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Finding acceptable export residue levels

An estimated 70 percent of California almond growers export to foreign markets.

Lee Allen, Contributing Writer

October 20, 2022

3 Min Read
A Grizzly Nut employee pulls a sample for USDA.Almond Board of California

In this ever-changing world we live in, it’s hard to stay on track, say nothing of venturing ahead and when it comes to rules governing pesticide residues on tree nut crops — they’re all over the place.

Which is unfortunate for the estimated 70 percent of California almond growers who export to foreign markets. “It’s a problem for anyone who grows a crop for export,” said Gabriele Ludwig, Almond Board of California’s Director of Sustainability and Environmental Affairs.

She’s talking about the legal limits of residues on food, so-called acceptable Maximum Residue Levels or MRLs. “They’re tolerances that countries set and while people think of them as food safety issues, they’re actually trading standards. As long as a crop doesn’t exceed a certain amount, it’s acceptable to have up to that amount of residue on the food when it’s in commercial trade. Unfortunately, different countries or even different regions have different residue standards and that makes life more complicated for growers who have no idea where, what market, their nuts will end up.

“What they struggle with is making pest management decisions, figuring out what tools they can use to manage pests and at the same time making sure they’re compliant with MRLs in their international export market countries.”

So what’s a grower to do? “There’s a couple of ways to respond,” she admitted. “One is to grow to the lowest level of tolerance you can. Another option that handlers may choose is to test product lots like they do in New Zealand, making sure every shipment that leaves that country meets whatever the export market standards are. That’s not something we typically do in almonds though. Rather it’s a just-close-your-eyes and hope no one does such a test.”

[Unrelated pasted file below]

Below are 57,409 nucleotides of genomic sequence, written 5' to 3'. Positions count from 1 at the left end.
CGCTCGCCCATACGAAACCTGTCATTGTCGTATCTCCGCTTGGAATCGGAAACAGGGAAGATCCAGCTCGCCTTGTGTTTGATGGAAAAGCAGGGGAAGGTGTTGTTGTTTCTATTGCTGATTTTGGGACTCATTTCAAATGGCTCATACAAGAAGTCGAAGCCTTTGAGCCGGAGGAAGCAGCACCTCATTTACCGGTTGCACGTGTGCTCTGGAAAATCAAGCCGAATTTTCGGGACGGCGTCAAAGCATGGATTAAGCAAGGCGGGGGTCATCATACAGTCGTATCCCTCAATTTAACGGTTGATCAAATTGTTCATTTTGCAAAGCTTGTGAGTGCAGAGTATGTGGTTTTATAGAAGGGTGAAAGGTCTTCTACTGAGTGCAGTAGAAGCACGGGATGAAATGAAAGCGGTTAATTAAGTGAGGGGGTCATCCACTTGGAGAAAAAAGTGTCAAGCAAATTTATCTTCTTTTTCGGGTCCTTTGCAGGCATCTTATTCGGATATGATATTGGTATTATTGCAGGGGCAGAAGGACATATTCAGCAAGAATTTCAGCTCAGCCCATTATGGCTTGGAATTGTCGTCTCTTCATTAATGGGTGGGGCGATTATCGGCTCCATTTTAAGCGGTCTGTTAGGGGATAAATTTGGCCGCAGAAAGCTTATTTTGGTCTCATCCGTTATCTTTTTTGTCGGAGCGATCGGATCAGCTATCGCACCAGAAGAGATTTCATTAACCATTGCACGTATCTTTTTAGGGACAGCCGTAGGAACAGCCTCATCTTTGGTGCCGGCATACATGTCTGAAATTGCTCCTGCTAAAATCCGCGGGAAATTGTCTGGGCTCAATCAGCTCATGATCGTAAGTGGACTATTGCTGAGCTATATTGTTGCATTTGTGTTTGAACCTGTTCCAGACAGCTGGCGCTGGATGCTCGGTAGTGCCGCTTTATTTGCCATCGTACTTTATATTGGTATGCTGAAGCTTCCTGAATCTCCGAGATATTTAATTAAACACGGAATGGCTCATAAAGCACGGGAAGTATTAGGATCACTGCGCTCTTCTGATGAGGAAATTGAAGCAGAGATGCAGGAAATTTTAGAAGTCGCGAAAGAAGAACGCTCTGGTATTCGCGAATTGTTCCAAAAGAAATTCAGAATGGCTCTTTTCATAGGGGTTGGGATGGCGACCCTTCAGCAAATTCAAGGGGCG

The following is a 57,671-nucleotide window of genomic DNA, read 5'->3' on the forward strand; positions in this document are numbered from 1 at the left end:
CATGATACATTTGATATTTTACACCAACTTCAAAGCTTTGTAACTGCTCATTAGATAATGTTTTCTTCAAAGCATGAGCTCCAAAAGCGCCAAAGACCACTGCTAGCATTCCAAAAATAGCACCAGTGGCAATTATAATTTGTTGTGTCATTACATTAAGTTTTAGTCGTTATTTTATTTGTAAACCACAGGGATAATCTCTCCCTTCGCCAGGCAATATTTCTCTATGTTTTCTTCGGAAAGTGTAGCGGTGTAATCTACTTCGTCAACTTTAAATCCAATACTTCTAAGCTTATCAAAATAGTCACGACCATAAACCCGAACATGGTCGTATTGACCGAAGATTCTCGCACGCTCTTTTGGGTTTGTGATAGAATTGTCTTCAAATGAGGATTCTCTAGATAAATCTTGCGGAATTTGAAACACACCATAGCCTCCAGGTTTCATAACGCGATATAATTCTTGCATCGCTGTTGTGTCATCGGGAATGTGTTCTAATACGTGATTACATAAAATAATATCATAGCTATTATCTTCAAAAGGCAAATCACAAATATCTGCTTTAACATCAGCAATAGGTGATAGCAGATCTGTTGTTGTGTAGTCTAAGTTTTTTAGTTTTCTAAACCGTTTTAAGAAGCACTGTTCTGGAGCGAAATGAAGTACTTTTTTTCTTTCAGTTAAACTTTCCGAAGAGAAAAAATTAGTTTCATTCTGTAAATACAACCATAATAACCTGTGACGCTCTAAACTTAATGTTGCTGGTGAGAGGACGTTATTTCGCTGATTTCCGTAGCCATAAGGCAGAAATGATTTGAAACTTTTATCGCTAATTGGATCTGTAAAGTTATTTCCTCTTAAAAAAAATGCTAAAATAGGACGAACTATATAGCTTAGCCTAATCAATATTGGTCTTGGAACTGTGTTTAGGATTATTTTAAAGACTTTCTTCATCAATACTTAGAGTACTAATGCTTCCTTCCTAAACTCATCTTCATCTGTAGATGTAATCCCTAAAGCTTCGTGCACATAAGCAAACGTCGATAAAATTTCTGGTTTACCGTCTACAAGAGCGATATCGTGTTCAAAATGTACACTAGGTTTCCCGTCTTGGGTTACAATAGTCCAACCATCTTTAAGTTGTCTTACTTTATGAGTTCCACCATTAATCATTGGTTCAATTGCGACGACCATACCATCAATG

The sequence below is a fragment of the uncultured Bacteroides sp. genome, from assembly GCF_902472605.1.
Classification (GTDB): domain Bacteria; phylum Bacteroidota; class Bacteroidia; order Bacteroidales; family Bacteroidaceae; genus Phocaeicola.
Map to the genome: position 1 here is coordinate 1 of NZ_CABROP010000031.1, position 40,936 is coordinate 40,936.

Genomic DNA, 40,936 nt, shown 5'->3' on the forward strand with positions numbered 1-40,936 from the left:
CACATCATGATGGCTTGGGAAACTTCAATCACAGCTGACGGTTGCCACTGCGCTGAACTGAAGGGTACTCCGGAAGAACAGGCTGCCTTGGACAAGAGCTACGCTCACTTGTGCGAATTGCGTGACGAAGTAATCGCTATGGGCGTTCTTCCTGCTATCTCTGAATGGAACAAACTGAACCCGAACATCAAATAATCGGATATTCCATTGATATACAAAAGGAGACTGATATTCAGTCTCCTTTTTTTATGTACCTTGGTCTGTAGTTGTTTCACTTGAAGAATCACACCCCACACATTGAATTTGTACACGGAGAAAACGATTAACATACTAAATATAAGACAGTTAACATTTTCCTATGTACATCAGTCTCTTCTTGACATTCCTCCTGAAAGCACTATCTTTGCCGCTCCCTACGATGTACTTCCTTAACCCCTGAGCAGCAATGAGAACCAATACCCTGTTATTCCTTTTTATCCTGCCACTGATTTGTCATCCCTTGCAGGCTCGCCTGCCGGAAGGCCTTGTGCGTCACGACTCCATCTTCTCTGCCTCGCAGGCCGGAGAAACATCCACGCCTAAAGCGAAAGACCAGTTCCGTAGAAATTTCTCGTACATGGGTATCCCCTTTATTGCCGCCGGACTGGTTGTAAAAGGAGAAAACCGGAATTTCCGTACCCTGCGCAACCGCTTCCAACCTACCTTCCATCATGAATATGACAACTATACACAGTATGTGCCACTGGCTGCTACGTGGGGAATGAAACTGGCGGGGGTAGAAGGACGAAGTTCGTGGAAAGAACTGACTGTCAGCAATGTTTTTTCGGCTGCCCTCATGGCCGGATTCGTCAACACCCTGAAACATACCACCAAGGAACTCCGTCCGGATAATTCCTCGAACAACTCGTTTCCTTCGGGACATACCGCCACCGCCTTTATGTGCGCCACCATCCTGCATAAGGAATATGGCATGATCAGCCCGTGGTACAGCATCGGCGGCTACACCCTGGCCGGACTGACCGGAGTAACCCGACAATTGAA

And that doesn’t always work because that laisse faire attitude of yesterday hasn’t carried forth into the 21st century. “Certainly, in the Asian markets, there was very limited testing being done, but there’s been a big shift over the past 15 years and there’s a lot more testing to meet MRLs.”

Growers’ options

So, again, what’s a grower to do? “Depends a lot on how growers grow,” she responded. “There’s a global database in Google where you can look up MRLs in different countries and learn current maximum residue limits. Then talk to your handlers to determine the key markets being sold to, Asian or European. Europe is starting to reduce its MRLs and asking handlers to not use certain products to minimize the chance there might be higher residues.”

Regulatory statute changes may have contributed some to lowering residue counts. “California has moved ahead and ended use of some products even before federal restrictions were enacted although the U.S. is still focused on being a risk-based policy complier. There are divergent philosophies for how to assess risk and what to do about it and that leads to different MRLs.”

Drilling down specifically to the tree nut industry, Ludwig said: “Although it’s true in general of tree nuts in the U.S., almonds in particular are a highly exported crop so this is something that everybody is trying to figure out how to navigate. What I try to do is make our government aware of how growers are trying to solve that problem while trying to find a harmony in the various levels residue contamination."

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